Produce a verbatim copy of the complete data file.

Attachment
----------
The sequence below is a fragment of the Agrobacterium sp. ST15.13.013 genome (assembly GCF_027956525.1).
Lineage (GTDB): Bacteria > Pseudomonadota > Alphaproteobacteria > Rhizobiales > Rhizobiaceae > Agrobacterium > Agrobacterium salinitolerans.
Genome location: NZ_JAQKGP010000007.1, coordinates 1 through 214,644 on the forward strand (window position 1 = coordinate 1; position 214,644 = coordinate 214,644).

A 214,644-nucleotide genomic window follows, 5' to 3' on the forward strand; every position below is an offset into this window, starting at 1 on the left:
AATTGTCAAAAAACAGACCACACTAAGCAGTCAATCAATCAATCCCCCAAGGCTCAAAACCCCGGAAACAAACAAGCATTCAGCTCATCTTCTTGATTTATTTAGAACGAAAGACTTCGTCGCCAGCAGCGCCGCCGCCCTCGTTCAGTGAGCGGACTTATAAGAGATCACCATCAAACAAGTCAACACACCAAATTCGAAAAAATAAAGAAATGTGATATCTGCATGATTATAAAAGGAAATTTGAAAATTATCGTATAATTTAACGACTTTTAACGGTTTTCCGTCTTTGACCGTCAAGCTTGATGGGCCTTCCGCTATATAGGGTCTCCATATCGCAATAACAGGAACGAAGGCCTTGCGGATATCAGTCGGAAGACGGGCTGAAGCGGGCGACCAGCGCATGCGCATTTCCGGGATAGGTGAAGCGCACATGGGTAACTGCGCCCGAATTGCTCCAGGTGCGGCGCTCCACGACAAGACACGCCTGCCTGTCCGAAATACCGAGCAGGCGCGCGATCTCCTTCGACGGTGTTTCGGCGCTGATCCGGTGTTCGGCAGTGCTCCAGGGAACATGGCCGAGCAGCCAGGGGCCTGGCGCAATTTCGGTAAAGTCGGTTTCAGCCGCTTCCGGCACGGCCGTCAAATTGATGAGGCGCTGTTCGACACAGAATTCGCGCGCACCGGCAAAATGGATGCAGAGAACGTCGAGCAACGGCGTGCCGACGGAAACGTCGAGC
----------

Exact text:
The sequence below is a fragment of the Agrobacterium sp. ST15.13.013 genome (assembly GCF_027956525.1).
Lineage (GTDB): Bacteria > Pseudomonadota > Alphaproteobacteria > Rhizobiales > Rhizobiaceae > Agrobacterium > Agrobacterium salinitolerans.
Genome location: NZ_JAQKGP010000007.1, coordinates 1 through 214,644 on the forward strand (window position 1 = coordinate 1; position 214,644 = coordinate 214,644).

A 214,644-nucleotide genomic window follows, 5' to 3' on the forward strand; every position below is an offset into this window, starting at 1 on the left:
AATTGTCAAAAAACAGACCACACTAAGCAGTCAATCAATCAATCCCCCAAGGCTCAAAACCCCGGAAACAAACAAGCATTCAGCTCATCTTCTTGATTTATTTAGAACGAAAGACTTCGTCGCCAGCAGCGCCGCCGCCCTCGTTCAGTGAGCGGACTTATAAGAGATCACCATCAAACAAGTCAACACACCAAATTCGAAAAAATAAAGAAATGTGATATCTGCATGATTATAAAAGGAAATTTGAAAATTATCGTATAATTTAACGACTTTTAACGGTTTTCCGTCTTTGACCGTCAAGCTTGATGGGCCTTCCGCTATATAGGGTCTCCATATCGCAATAACAGGAACGAAGGCCTTGCGGATATCAGTCGGAAGACGGGCTGAAGCGGGCGACCAGCGCATGCGCATTTCCGGGATAGGTGAAGCGCACATGGGTAACTGCGCCCGAATTGCTCCAGGTGCGGCGCTCCACGACAAGACACGCCTGCCTGTCCGAAATACCGAGCAGGCGCGCGATCTCCTTCGACGGTGTTTCGGCGCTGATCCGGTGTTCGGCAGTGCTCCAGGGAACATGGCCGAGCAGCCAGGGGCCTGGCGCAATTTCGGTAAAGTCGGTTTCAGCCGCTTCCGGCACGGCCGTCAAATTGATGAGGCGCTGTTCGACACAGAATTCGCGCGCACCGGCAAAATGGATGCAGAGAACGTCGAGCAACGGCGTGCCGACGGAAACGTCGAGC